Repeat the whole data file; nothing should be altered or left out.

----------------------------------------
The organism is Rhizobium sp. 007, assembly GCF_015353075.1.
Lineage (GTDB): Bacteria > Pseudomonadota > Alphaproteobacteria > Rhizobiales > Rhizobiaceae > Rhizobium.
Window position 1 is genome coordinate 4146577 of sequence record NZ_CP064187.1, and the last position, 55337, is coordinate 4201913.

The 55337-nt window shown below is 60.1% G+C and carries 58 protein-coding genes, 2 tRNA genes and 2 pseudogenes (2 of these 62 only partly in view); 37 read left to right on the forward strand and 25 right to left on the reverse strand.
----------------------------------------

The organism is Rhizobium sp. 007, assembly GCF_015353075.1.
Lineage (GTDB): Bacteria > Pseudomonadota > Alphaproteobacteria > Rhizobiales > Rhizobiaceae > Rhizobium.
Window position 1 is genome coordinate 4146577 of sequence record NZ_CP064187.1, and the last position, 55337, is coordinate 4201913.

The 55337-nt window shown below is 60.1% G+C and carries 58 protein-coding genes, 2 tRNA genes and 2 pseudogenes (2 of these 62 only partly in view); 37 read left to right on the forward strand and 25 right to left on the reverse strand.